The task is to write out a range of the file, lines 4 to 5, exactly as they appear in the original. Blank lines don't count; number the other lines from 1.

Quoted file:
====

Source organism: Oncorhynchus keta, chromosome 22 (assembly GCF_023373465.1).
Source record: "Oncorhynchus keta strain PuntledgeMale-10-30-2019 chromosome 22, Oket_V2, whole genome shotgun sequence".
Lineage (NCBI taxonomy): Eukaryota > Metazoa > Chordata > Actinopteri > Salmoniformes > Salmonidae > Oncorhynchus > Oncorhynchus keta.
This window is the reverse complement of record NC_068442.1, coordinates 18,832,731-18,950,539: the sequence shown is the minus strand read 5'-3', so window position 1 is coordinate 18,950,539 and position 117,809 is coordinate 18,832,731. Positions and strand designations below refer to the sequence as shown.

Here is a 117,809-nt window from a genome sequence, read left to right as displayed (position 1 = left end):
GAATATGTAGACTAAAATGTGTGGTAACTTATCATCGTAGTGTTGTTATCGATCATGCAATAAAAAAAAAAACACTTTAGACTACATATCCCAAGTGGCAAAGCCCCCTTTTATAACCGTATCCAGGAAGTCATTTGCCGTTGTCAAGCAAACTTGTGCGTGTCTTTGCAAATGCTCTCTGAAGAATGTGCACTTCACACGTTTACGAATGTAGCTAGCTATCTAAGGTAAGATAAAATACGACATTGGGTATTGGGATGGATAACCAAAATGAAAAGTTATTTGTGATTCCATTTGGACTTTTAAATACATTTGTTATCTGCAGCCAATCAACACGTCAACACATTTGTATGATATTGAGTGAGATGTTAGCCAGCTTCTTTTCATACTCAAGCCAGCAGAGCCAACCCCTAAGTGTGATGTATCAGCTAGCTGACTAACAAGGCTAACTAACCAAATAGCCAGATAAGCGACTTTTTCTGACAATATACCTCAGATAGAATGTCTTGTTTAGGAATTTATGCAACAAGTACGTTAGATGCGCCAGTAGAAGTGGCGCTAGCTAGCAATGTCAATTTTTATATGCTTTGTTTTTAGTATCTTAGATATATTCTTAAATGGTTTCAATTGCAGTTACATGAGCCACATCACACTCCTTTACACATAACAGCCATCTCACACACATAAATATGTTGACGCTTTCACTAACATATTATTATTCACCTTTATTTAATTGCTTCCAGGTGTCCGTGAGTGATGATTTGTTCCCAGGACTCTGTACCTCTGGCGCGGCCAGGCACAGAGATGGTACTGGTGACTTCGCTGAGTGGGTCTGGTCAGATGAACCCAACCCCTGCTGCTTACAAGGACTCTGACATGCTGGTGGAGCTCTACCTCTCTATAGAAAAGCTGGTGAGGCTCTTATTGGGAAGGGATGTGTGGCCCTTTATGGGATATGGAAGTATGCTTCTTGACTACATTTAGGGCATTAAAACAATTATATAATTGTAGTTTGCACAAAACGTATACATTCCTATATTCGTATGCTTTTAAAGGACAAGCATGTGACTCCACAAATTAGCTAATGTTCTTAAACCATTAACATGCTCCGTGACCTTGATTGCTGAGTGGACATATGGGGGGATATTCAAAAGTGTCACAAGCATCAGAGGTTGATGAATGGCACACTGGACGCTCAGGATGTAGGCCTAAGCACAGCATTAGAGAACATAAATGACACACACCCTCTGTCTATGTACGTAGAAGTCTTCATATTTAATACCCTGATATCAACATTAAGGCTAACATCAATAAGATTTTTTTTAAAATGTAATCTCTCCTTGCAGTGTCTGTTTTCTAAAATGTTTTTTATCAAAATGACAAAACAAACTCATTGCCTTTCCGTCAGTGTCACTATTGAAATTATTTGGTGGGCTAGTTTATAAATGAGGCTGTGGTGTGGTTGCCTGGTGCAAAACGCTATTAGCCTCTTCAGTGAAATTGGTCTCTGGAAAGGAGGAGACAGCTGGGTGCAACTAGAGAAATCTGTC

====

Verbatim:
This window is the reverse complement of record NC_068442.1, coordinates 18,832,731-18,950,539: the sequence shown is the minus strand read 5'-3', so window position 1 is coordinate 18,950,539 and position 117,809 is coordinate 18,832,731. Positions and strand designations below refer to the sequence as shown.

Here is a 117,809-nt window from a genome sequence, read left to right as displayed (position 1 = left end):